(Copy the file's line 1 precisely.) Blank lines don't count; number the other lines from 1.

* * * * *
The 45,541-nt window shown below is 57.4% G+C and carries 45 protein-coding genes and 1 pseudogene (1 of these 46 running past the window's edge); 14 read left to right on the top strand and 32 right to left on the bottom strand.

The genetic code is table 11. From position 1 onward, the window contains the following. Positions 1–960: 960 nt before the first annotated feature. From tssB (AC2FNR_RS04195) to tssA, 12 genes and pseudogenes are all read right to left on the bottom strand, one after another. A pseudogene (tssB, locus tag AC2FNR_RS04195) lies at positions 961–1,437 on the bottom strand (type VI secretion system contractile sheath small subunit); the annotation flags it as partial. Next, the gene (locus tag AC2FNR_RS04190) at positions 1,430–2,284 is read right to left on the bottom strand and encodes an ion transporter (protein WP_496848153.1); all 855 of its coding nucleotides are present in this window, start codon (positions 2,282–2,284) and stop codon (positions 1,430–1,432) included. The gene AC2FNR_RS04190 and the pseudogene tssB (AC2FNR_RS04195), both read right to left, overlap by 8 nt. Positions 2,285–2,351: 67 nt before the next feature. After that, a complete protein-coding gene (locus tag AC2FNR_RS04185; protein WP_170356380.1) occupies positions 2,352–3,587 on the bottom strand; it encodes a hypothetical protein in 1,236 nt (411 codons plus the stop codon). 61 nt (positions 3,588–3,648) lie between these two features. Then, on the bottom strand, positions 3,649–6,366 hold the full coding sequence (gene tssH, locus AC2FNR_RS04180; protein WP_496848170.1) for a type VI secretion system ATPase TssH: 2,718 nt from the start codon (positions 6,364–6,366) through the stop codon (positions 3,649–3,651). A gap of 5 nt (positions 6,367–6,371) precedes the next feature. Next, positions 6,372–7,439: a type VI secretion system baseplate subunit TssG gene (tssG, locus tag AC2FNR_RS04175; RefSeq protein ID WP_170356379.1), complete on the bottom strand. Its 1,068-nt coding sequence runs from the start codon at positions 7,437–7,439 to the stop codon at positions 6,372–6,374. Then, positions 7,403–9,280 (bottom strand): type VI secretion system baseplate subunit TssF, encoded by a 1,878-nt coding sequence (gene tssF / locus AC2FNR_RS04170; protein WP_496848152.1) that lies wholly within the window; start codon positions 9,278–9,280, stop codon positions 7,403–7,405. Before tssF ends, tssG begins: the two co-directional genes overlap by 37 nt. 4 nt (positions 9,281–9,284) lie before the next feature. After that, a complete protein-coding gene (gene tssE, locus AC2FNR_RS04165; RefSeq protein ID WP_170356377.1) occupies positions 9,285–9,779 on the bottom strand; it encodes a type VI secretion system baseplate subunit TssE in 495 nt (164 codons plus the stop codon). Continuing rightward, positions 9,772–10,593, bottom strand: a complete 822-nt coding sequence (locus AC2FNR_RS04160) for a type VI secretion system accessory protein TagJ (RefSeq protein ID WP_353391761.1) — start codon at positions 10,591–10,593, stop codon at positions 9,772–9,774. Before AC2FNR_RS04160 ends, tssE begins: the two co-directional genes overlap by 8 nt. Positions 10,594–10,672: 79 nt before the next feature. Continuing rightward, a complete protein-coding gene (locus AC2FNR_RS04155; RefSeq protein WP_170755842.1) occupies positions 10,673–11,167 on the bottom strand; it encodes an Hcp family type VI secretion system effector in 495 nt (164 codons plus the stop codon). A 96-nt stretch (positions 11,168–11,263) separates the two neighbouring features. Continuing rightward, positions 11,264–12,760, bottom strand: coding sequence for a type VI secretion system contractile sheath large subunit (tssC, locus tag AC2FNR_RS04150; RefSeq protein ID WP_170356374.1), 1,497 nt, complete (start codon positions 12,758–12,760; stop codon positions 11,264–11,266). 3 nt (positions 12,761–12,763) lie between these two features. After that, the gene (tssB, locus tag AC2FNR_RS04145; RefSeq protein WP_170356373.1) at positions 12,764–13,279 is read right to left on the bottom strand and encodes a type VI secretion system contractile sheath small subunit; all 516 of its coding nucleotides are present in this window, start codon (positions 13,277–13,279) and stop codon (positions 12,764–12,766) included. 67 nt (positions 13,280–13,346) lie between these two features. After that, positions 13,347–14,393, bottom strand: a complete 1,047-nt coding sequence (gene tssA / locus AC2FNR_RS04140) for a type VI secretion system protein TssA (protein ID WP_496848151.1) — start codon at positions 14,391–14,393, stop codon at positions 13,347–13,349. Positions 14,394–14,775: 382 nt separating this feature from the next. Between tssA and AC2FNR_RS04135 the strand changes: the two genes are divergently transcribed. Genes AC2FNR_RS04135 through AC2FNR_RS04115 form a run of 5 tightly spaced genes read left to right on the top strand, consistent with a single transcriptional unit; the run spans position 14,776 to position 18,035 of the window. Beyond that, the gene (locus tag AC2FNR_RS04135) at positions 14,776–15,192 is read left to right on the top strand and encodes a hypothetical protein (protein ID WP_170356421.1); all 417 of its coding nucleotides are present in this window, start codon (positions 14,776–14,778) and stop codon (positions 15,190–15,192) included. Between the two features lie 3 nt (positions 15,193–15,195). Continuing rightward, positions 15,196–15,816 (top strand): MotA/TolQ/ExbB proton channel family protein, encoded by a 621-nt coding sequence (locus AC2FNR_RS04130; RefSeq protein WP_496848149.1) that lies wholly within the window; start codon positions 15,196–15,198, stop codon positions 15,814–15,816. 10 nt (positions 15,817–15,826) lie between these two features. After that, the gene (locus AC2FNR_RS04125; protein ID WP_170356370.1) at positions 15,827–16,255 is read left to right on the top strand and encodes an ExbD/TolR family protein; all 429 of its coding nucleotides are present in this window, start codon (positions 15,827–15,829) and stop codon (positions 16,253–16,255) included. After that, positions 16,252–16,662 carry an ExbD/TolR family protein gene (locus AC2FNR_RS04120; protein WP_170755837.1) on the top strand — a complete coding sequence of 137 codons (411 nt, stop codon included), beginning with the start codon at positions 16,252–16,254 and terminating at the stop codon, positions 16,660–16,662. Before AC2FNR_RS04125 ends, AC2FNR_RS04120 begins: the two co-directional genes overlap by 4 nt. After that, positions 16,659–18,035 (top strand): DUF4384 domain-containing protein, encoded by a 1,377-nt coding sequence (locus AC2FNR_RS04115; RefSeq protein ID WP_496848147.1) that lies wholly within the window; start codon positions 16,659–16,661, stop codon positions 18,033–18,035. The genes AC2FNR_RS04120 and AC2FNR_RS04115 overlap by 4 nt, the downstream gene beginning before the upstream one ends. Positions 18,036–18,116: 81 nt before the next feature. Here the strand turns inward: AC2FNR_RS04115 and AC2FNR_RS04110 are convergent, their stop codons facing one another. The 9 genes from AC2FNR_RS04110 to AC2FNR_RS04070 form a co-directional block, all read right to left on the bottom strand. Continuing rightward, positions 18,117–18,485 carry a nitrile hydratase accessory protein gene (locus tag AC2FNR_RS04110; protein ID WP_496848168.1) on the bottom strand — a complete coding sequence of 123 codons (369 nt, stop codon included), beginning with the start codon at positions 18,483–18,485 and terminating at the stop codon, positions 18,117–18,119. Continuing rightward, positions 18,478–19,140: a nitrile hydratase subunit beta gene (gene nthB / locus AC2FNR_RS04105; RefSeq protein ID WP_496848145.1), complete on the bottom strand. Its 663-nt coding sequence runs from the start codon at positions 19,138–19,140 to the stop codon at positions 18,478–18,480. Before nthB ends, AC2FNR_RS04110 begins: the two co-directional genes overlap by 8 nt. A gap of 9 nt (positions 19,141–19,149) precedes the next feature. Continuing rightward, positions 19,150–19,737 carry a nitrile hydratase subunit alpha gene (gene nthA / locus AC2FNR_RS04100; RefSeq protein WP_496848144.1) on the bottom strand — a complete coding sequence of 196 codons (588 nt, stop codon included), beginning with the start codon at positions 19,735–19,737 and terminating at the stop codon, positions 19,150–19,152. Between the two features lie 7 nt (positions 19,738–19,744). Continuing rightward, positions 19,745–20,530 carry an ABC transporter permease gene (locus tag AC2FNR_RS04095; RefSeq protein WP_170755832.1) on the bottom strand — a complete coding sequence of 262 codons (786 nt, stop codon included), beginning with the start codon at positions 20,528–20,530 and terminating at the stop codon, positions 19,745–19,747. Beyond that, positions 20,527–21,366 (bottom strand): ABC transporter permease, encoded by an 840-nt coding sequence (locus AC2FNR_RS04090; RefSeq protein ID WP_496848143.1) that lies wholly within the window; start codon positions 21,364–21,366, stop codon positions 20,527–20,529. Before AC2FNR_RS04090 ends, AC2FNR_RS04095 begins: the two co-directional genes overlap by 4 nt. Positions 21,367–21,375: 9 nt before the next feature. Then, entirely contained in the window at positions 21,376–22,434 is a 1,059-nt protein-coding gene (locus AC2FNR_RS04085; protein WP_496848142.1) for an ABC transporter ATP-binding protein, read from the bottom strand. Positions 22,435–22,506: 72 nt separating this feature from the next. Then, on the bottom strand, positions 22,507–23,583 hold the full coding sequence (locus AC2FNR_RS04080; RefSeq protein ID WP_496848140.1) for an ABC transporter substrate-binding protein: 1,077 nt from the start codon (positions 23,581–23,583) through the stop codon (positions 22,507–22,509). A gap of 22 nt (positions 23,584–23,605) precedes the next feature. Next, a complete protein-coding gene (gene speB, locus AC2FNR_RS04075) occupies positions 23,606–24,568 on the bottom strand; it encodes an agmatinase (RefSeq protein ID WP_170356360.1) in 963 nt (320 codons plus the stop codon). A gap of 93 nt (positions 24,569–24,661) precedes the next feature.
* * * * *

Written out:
The 45,541-nt window shown below is 57.4% G+C and carries 45 protein-coding genes and 1 pseudogene (1 of these 46 running past the window's edge); 14 read left to right on the top strand and 32 right to left on the bottom strand.